In the 1970’s, political prisoners Andrei Amalrik and Aleksandr Solzhenitsyn exposed to the world the penal colony and charnel house functions of Soviet Siberia. Twenty years later, Kempe’s experiences there serve to reinforce these same images.
Illustrated with photographs from the five-week expedition, the book begins with a visit to a skeleton memorial where the meandering Ob river in 1979 suddenly unearthed one of Stalin’s countless killing fields. Toward the end, the reader takes an imaginary ride to nowhere on Death’s Road, an unfinished northern railroad built over the corpses of slave laborers and convicts. In between, Kempe doggedly pursues a story of Soviet nuclear malpractice in the former forbidden city of Tomsk 7, recounts tales of cannibalism on Death Island, and interviews Olga Petrovna Vereiskaya, “Stalin’s Assassin” (not really). The reader is voyaging deep within Russia’s primal heart of darkness.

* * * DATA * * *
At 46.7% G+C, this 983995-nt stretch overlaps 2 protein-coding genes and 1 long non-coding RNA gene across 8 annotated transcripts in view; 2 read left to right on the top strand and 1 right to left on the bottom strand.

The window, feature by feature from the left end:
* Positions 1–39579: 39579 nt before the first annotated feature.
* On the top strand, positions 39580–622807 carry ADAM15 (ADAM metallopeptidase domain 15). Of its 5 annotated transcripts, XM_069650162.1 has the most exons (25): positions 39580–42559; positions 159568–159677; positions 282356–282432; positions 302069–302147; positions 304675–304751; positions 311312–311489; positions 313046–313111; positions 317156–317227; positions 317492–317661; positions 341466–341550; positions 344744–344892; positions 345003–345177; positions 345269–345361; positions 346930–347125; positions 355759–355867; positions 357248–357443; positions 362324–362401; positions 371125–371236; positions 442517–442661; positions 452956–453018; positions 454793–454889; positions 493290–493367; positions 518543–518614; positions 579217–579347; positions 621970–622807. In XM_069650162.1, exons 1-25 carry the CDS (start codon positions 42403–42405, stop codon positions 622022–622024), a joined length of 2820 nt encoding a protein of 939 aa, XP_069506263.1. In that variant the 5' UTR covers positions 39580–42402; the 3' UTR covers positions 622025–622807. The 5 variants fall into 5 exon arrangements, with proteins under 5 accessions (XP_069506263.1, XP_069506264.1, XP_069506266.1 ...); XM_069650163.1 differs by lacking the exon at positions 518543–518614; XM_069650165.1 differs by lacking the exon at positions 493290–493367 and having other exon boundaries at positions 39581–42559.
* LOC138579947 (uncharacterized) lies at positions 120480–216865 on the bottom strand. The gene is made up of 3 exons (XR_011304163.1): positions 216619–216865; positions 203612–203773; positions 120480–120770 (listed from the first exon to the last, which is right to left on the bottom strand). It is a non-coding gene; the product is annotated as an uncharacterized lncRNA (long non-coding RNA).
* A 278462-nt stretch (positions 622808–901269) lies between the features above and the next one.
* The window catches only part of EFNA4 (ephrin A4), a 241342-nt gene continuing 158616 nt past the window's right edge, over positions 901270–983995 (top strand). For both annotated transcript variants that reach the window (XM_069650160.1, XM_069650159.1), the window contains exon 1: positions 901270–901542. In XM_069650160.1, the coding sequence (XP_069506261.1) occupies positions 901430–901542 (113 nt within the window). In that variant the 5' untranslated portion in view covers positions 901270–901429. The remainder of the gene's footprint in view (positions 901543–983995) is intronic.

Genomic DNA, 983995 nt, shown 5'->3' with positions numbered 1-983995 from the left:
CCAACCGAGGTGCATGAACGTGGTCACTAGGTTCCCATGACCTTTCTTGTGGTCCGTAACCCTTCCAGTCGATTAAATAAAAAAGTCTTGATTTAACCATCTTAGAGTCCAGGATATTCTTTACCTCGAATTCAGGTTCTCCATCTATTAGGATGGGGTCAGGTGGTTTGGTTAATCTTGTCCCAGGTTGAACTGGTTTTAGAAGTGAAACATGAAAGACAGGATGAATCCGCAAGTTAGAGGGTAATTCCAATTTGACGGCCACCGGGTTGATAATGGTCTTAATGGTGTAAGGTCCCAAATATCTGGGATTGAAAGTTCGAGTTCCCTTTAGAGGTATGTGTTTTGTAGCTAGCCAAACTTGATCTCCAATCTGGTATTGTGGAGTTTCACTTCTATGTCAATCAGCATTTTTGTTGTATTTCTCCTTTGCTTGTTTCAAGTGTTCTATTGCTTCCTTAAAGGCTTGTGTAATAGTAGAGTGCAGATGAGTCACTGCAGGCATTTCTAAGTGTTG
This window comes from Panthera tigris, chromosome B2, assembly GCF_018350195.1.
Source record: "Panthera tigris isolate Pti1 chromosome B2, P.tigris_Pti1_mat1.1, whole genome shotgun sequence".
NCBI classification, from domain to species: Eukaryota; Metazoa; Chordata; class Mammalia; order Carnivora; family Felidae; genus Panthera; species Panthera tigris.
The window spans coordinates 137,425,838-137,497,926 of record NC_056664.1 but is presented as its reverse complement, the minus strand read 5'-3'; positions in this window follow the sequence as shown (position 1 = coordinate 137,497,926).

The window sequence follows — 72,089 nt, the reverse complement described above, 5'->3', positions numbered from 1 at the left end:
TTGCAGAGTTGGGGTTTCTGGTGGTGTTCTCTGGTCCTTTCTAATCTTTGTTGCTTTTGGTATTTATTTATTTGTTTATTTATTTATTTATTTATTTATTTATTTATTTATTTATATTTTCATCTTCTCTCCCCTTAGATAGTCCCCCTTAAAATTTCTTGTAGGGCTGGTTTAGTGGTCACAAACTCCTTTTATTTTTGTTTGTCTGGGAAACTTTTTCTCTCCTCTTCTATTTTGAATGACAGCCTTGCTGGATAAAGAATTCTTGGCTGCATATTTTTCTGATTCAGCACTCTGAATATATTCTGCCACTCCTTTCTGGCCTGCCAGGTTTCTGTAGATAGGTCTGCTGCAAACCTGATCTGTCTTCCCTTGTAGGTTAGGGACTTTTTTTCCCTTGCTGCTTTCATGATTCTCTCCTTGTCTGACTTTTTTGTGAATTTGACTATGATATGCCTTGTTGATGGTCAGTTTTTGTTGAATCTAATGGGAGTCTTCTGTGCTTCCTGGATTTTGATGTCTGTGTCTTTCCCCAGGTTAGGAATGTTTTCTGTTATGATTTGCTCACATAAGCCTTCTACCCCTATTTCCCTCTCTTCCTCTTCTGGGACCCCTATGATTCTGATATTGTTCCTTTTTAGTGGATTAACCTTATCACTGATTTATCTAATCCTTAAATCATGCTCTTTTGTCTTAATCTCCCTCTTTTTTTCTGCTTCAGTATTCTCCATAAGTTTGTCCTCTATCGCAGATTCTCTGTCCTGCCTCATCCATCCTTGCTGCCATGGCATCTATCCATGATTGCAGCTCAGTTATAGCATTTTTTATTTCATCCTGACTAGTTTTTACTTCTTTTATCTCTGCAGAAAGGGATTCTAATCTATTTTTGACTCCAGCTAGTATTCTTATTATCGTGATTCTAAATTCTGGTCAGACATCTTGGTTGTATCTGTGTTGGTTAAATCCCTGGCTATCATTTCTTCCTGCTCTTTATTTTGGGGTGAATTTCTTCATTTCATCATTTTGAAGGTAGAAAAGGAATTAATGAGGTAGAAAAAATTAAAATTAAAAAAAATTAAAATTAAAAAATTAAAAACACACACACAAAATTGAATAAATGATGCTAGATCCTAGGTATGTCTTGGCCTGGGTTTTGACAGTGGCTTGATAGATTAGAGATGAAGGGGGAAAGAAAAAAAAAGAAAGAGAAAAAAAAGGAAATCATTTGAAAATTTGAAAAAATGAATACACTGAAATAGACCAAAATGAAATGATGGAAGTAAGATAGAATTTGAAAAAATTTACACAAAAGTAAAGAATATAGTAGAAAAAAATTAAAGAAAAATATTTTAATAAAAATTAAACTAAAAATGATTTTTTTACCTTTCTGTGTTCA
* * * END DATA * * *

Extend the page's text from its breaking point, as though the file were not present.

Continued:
Invariably Siberia’s infamous past grips the imagination of foreigners like a vice. But a territory richer in many resources and larger than the United States surely has more to offer than gore. Huge expanses of Siberia face a number of issues that resonate in the North American consciousness: preservation versus exploitation; the plight of indigenous peoples and species extinction; and centrifugal forces tugging at its unity.
For years these topics have been debated in the Soviet and Russian press. So too was the fierce battle over diverting part of the Ob-Irtysh flow to relieve drought-stricken Central Asia. More concerned with finding dead souls than living ones, SIBERIAN ODYSSEY skims the surface of such key issues or overlooks them entirely. A veteran reporter, Frederick Kempe did not exactly squander his rare opportunity to go where few Westerners have voluntarily been before, but then again he did not manage to make the most of it either.